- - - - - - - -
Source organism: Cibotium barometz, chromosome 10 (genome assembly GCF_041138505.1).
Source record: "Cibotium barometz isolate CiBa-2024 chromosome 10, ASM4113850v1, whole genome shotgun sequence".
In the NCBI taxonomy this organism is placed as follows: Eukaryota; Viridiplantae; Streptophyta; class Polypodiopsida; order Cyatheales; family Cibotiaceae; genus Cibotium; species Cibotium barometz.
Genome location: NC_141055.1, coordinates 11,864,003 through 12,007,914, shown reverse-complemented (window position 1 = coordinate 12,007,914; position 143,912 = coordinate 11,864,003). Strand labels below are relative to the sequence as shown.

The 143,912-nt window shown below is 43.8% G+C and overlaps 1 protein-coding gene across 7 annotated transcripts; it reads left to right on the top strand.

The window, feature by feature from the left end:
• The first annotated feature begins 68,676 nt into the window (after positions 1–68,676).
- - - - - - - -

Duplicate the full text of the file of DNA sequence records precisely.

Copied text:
Source organism: Cibotium barometz, chromosome 10 (genome assembly GCF_041138505.1).
Source record: "Cibotium barometz isolate CiBa-2024 chromosome 10, ASM4113850v1, whole genome shotgun sequence".
In the NCBI taxonomy this organism is placed as follows: Eukaryota; Viridiplantae; Streptophyta; class Polypodiopsida; order Cyatheales; family Cibotiaceae; genus Cibotium; species Cibotium barometz.
Genome location: NC_141055.1, coordinates 11,864,003 through 12,007,914, shown reverse-complemented (window position 1 = coordinate 12,007,914; position 143,912 = coordinate 11,864,003). Strand labels below are relative to the sequence as shown.

The 143,912-nt window shown below is 43.8% G+C and overlaps 1 protein-coding gene across 7 annotated transcripts; it reads left to right on the top strand.

The window, feature by feature from the left end:
• The first annotated feature begins 68,676 nt into the window (after positions 1–68,676).